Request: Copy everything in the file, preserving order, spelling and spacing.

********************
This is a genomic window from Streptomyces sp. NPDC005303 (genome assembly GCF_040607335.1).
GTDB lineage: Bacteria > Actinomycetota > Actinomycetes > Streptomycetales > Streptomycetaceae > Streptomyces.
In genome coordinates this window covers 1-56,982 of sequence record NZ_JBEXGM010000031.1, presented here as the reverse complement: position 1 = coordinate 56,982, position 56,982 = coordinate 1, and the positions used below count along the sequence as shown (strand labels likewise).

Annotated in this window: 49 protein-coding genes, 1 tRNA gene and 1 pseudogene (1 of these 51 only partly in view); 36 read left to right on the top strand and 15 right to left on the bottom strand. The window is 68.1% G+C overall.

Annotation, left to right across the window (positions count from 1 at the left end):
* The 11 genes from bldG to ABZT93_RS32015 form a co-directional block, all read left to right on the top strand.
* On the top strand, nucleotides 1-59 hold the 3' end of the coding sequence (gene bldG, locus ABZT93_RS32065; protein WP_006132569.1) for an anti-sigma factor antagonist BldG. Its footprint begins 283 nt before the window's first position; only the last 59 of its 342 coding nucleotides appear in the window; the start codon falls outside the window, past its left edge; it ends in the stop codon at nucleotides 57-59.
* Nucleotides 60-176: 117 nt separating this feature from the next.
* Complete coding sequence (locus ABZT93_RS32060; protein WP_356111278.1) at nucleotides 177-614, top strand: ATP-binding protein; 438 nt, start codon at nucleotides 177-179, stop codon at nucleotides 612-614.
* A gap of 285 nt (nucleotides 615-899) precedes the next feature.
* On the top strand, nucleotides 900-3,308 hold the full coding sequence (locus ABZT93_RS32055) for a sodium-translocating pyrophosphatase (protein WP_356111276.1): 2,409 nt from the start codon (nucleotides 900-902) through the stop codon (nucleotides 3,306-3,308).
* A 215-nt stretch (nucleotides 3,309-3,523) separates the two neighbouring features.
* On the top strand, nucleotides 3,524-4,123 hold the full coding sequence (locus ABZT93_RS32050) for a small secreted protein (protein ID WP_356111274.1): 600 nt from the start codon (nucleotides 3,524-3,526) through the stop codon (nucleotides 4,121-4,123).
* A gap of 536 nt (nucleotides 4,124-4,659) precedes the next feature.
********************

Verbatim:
This is a genomic window from Streptomyces sp. NPDC005303 (genome assembly GCF_040607335.1).
GTDB lineage: Bacteria > Actinomycetota > Actinomycetes > Streptomycetales > Streptomycetaceae > Streptomyces.
In genome coordinates this window covers 1-56,982 of sequence record NZ_JBEXGM010000031.1, presented here as the reverse complement: position 1 = coordinate 56,982, position 56,982 = coordinate 1, and the positions used below count along the sequence as shown (strand labels likewise).

Annotated in this window: 49 protein-coding genes, 1 tRNA gene and 1 pseudogene (1 of these 51 only partly in view); 36 read left to right on the top strand and 15 right to left on the bottom strand. The window is 68.1% G+C overall.

Annotation, left to right across the window (positions count from 1 at the left end):
* The 11 genes from bldG to ABZT93_RS32015 form a co-directional block, all read left to right on the top strand.
* On the top strand, nucleotides 1-59 hold the 3' end of the coding sequence (gene bldG, locus ABZT93_RS32065; protein WP_006132569.1) for an anti-sigma factor antagonist BldG. Its footprint begins 283 nt before the window's first position; only the last 59 of its 342 coding nucleotides appear in the window; the start codon falls outside the window, past its left edge; it ends in the stop codon at nucleotides 57-59.
* Nucleotides 60-176: 117 nt separating this feature from the next.
* Complete coding sequence (locus ABZT93_RS32060; protein WP_356111278.1) at nucleotides 177-614, top strand: ATP-binding protein; 438 nt, start codon at nucleotides 177-179, stop codon at nucleotides 612-614.
* A gap of 285 nt (nucleotides 615-899) precedes the next feature.
* On the top strand, nucleotides 900-3,308 hold the full coding sequence (locus ABZT93_RS32055) for a sodium-translocating pyrophosphatase (protein WP_356111276.1): 2,409 nt from the start codon (nucleotides 900-902) through the stop codon (nucleotides 3,306-3,308).
* A 215-nt stretch (nucleotides 3,309-3,523) separates the two neighbouring features.
* On the top strand, nucleotides 3,524-4,123 hold the full coding sequence (locus ABZT93_RS32050) for a small secreted protein (protein ID WP_356111274.1): 600 nt from the start codon (nucleotides 3,524-3,526) through the stop codon (nucleotides 4,121-4,123).
* A gap of 536 nt (nucleotides 4,124-4,659) precedes the next feature.